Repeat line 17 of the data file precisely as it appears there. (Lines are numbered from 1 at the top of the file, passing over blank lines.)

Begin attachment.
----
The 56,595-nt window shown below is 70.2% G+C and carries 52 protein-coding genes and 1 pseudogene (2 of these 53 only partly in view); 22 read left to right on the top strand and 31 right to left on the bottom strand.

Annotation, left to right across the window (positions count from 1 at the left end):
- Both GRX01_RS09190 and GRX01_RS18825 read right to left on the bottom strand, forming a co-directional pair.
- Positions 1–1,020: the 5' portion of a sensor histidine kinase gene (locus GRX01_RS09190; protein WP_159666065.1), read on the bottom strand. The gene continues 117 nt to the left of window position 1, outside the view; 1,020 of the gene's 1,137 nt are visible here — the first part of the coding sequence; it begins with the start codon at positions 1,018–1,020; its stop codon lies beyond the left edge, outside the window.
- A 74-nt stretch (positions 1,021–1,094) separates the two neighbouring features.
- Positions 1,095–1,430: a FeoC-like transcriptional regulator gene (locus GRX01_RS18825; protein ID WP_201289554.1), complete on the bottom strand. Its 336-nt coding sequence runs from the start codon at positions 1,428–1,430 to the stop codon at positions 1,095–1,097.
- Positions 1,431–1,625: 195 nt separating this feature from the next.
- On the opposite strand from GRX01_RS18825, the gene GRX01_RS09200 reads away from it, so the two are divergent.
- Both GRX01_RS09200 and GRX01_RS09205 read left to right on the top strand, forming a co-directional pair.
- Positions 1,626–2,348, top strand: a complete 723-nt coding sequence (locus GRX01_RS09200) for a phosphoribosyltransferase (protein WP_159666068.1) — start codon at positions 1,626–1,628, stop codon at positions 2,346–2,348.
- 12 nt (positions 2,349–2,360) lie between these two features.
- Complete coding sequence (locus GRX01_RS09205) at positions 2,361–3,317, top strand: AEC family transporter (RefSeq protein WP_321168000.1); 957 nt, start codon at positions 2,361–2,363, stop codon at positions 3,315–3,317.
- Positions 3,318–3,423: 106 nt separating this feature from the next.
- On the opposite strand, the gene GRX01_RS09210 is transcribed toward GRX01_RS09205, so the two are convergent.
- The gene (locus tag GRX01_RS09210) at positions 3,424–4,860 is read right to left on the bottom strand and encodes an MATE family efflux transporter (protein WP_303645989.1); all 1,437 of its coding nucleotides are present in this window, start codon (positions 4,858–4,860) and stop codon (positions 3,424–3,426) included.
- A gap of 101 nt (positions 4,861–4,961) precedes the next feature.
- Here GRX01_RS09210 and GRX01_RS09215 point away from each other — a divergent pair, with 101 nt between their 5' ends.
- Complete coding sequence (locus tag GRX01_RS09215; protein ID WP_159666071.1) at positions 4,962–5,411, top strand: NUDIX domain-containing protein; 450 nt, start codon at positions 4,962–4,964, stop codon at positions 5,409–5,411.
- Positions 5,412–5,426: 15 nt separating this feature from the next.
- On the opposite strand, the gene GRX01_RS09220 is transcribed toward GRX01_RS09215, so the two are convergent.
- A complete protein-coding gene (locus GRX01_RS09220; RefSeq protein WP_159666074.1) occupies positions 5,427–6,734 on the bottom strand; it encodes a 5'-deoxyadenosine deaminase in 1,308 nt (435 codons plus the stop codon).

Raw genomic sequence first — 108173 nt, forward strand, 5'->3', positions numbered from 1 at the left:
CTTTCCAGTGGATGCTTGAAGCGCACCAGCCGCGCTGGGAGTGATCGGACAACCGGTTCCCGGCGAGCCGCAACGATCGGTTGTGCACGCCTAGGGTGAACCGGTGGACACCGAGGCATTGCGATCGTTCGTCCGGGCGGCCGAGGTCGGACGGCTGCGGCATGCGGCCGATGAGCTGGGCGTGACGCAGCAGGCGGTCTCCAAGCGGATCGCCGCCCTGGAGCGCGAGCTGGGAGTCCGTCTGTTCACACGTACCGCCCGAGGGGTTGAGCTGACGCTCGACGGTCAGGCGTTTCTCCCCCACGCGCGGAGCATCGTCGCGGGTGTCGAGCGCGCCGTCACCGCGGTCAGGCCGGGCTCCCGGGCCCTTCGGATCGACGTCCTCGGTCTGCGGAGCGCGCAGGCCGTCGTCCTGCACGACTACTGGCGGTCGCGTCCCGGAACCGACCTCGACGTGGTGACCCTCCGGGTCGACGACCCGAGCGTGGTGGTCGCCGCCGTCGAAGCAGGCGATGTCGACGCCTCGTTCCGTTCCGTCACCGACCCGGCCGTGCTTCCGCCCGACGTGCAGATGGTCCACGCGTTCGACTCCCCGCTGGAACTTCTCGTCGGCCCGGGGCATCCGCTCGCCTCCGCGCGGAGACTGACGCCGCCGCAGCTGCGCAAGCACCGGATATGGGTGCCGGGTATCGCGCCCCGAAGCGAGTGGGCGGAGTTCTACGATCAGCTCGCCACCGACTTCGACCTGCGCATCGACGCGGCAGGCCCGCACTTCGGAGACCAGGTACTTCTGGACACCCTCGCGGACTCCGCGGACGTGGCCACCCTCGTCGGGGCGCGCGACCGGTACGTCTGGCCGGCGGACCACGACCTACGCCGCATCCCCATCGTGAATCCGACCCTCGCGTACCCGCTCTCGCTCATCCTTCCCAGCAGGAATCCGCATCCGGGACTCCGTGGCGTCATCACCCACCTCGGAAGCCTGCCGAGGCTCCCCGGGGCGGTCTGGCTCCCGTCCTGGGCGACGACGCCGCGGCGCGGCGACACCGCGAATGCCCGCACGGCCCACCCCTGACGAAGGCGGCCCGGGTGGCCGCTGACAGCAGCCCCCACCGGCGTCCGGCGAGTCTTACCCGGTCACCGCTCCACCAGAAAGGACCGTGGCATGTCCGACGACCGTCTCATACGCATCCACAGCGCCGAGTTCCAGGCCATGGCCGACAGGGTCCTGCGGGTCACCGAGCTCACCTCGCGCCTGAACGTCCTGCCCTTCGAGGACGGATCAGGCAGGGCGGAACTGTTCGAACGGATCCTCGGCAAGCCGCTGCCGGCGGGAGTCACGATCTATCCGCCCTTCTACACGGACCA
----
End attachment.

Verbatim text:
- Here GRX01_RS09210 and GRX01_RS09215 point away from each other — a divergent pair, with 101 nt between their 5' ends.